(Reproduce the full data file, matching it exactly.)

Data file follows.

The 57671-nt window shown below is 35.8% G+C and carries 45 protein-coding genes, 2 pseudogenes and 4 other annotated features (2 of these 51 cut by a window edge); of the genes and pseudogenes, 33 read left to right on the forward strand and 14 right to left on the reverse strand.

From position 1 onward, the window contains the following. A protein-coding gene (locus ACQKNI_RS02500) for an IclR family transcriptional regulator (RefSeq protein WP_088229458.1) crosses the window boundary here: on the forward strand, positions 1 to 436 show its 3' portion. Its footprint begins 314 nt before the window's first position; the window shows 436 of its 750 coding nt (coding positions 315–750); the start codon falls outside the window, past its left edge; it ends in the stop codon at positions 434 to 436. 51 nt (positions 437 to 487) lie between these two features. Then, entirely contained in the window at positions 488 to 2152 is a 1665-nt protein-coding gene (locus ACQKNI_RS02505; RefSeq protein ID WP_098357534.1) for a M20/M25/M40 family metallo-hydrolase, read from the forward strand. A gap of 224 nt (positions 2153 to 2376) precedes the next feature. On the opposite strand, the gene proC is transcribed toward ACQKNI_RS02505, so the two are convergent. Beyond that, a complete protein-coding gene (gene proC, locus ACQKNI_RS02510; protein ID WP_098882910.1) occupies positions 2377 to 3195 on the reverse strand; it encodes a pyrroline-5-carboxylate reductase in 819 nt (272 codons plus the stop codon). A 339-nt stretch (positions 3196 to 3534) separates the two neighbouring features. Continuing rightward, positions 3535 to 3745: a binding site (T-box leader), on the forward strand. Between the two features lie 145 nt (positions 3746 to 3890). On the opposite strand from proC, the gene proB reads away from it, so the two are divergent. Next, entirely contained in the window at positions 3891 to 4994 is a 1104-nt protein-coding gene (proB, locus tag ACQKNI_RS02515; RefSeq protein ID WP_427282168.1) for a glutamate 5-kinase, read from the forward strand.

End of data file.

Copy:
The 57671-nt window shown below is 35.8% G+C and carries 45 protein-coding genes, 2 pseudogenes and 4 other annotated features (2 of these 51 cut by a window edge); of the genes and pseudogenes, 33 read left to right on the forward strand and 14 right to left on the reverse strand.

From position 1 onward, the window contains the following. A protein-coding gene (locus ACQKNI_RS02500) for an IclR family transcriptional regulator (RefSeq protein WP_088229458.1) crosses the window boundary here: on the forward strand, positions 1 to 436 show its 3' portion. Its footprint begins 314 nt before the window's first position; the window shows 436 of its 750 coding nt (coding positions 315–750); the start codon falls outside the window, past its left edge; it ends in the stop codon at positions 434 to 436. 51 nt (positions 437 to 487) lie between these two features. Then, entirely contained in the window at positions 488 to 2152 is a 1665-nt protein-coding gene (locus ACQKNI_RS02505; RefSeq protein ID WP_098357534.1) for a M20/M25/M40 family metallo-hydrolase, read from the forward strand. A gap of 224 nt (positions 2153 to 2376) precedes the next feature. On the opposite strand, the gene proC is transcribed toward ACQKNI_RS02505, so the two are convergent. Beyond that, a complete protein-coding gene (gene proC, locus ACQKNI_RS02510; protein ID WP_098882910.1) occupies positions 2377 to 3195 on the reverse strand; it encodes a pyrroline-5-carboxylate reductase in 819 nt (272 codons plus the stop codon). A 339-nt stretch (positions 3196 to 3534) separates the two neighbouring features. Continuing rightward, positions 3535 to 3745: a binding site (T-box leader), on the forward strand. Between the two features lie 145 nt (positions 3746 to 3890). On the opposite strand from proC, the gene proB reads away from it, so the two are divergent. Next, entirely contained in the window at positions 3891 to 4994 is a 1104-nt protein-coding gene (proB, locus tag ACQKNI_RS02515; RefSeq protein ID WP_427282168.1) for a glutamate 5-kinase, read from the forward strand.